I do favour the scenario where Paul is out of earshot, though, since I think Mizens leaving Paul out together with the passage "the other man, who went dwon Hanbury Street" points us in that direction. It also applies that Lechmere may have been unwilling to engage Paul in a lie that could be disclosed at a later date, giving Lechmere trouble.

                        Any which way, the scam is something that cannot be in any way excluded - and the phrasing suggested by Mizen is one that is in exact line with something that would more or less guarantee the carmen free passage.

                        That is either another coincidence - or not. And it is reasonably one of the matters that made Scobie say "A jury would not like that".

                        Comment


                        • Originally posted by Jon Guy View Post
                          Exactly Abby.
                          Cross was seen doing nothing suspicious by Paul, but the others could have been doing anything with the body, dead or alive.
                          Haha! Good one, Jon! I think we can safely say that IF Lechmere had been seen handling the body, knife in hand, we would not have this discussion today.

                          Whether Lechmere did a whole lot - knife in hand - BEFORE Paul arrived and could see anything at all is another matter. Going by how she bled afterwards, I think it is safe to say that either he or the dreaded .... (drumwhirl)...
                          PHANTOM KILLER did it.

                          Comment


                          • Originally posted by Elamarna View Post
                            Hi Abby,

                            I don't understand this "before he raised the alarm"?

                            Tbis is tbe only murder in which there are two people (Lech and Paul) who appear to be less than a minute apart when a body is discovered.

                            For the sake of debate lets accept they are only 30-40 seconds apart, and Lechmere is not there earlier. In that case he raises the alarm with Paul, the closest person.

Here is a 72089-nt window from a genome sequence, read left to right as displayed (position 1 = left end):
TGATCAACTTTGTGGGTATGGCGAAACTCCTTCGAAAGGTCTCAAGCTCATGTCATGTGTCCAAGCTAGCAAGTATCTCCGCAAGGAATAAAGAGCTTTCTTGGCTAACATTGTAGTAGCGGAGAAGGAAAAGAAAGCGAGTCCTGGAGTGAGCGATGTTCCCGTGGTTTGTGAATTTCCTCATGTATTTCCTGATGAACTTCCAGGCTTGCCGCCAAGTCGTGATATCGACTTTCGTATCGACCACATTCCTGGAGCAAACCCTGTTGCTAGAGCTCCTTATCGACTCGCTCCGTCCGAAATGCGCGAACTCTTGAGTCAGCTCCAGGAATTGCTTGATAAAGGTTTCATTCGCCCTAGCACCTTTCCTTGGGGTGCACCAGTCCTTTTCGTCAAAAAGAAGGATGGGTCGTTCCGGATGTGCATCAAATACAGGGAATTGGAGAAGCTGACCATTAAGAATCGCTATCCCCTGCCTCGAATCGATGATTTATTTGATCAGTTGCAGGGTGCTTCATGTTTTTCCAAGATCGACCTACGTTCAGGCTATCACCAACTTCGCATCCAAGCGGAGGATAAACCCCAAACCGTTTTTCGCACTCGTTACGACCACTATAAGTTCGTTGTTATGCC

It's only an issue if Lechmere is proven to have been there for a number of minutes before Paul. Such has not been Proven. It is certainly suggested this occurred, but this is entirely dependent on Paul's arriving at exactly 3.45.

                            This is of course disputed by 3 seperate Police Officers. All of whom under oath say such cannot have been the case.
                            The balance of probabilities suggest that Paul is incorrect about his 3.45.

                            His not raising the alarm is therefore only significant if it can be established that Paul is correct, and the 3 Police are not.


                            Cheers


                            Steve
                            "...who appear to be less than a minute apart..."

                            Appearances, appearances.

                            Comment


                            • Originally posted by Fisherman View Post
                              the phrasing suggested by Mizen is one that is in exact line with something that would more or less guarantee the carmen free passage
                              But its not the phrasing used by Mizen. It's a press agent's, arguably garbled and incomplete, account of what was actually said in fuller terms at the inquest.
                              Kind regards, Sam Flynn

                              "Suche Nullen" (Nietzsche, Götzendämmerung, 1888)

                              Comment


                              • Originally posted by Sam Flynn View Post
                                Because there was nobody else who happened to pass by, and the bodies they found weren't on anybody's route to work. We can hardly hold that against Cross.Actually, we don't know that, because we have little biographical information on them, except perhaps for Dymshitz, whom we know got in trouble with the law on another occasion. Besides, as I see it, there are no material discrepancies or red flags pertaining to Cross, apart from the heavily-interpreted ones promoted by Fisherman etc.
                                We don´t know that other people did notn have red flags pertaining to them. That´s just brilliant! How could I have forgotten this?

                                As for heavily interpreted, I take helium light on such nonsense.

                                The man walked right through the epicenter of the murder spree at the relevant hours. The man is on record as having disagreed with Mizen over what was said, and the wording Mizen offers is totally consistent with a wish to pass the police unsearched.

                                Those are two gigantic, humongous, collosal red flags in any sane world. Then again, this isn´t a world noted for it´s sanity, is it? It is cuckoo country.

                                I sometimes forget that.

                                Comment